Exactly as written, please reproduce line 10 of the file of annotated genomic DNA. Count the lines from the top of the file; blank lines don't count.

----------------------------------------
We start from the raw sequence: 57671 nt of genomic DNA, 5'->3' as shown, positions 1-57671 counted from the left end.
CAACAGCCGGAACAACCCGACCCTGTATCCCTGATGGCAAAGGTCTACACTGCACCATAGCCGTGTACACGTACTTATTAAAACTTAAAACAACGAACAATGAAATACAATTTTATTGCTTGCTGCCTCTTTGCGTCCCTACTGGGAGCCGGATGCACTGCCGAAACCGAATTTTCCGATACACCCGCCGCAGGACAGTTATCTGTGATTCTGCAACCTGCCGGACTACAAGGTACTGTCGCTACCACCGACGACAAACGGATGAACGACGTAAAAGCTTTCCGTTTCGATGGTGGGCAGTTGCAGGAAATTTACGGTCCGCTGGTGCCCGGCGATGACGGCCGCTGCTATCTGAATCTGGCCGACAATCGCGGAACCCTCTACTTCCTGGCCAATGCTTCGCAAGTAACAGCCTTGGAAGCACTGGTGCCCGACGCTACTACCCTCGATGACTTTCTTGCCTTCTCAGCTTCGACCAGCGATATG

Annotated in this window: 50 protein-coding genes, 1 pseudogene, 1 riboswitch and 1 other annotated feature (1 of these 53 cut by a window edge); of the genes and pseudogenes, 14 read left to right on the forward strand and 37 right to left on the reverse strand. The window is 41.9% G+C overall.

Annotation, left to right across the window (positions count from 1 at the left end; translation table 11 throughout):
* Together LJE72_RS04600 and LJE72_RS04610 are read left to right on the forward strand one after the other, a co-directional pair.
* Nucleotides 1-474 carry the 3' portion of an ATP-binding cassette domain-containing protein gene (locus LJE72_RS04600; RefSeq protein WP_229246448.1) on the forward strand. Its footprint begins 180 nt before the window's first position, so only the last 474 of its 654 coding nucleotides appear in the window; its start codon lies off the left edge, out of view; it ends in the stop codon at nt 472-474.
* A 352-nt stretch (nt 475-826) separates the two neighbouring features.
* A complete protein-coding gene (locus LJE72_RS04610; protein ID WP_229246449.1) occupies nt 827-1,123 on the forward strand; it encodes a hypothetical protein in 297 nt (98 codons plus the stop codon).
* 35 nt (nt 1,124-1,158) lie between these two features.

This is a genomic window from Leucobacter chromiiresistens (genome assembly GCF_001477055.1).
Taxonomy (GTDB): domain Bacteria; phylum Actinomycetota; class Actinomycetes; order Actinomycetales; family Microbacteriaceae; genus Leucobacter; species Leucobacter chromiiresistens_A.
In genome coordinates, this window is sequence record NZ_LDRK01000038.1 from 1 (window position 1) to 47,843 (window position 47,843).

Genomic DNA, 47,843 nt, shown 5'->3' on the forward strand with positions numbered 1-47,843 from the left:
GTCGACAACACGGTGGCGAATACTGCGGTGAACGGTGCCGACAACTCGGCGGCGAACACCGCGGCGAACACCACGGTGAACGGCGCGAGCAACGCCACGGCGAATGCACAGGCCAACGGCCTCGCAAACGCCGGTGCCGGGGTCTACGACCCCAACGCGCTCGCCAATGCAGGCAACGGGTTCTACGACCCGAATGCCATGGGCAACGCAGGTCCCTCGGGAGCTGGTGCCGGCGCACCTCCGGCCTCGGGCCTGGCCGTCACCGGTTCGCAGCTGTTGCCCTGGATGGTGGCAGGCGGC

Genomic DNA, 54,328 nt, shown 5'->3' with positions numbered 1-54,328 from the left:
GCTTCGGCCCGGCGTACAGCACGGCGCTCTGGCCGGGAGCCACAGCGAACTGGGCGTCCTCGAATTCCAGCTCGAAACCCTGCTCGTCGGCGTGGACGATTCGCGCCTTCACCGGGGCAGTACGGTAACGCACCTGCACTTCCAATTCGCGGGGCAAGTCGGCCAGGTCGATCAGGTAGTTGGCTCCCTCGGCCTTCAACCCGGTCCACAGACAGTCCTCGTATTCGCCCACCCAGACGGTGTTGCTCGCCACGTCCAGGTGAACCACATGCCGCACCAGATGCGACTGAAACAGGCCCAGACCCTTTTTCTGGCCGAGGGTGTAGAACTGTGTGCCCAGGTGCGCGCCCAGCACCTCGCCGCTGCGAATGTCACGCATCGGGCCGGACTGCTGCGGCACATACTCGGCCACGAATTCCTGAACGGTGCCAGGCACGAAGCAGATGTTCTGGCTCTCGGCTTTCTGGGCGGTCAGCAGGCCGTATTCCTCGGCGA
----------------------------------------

This is a genomic window from Leucobacter chromiiresistens (genome assembly GCF_001477055.1).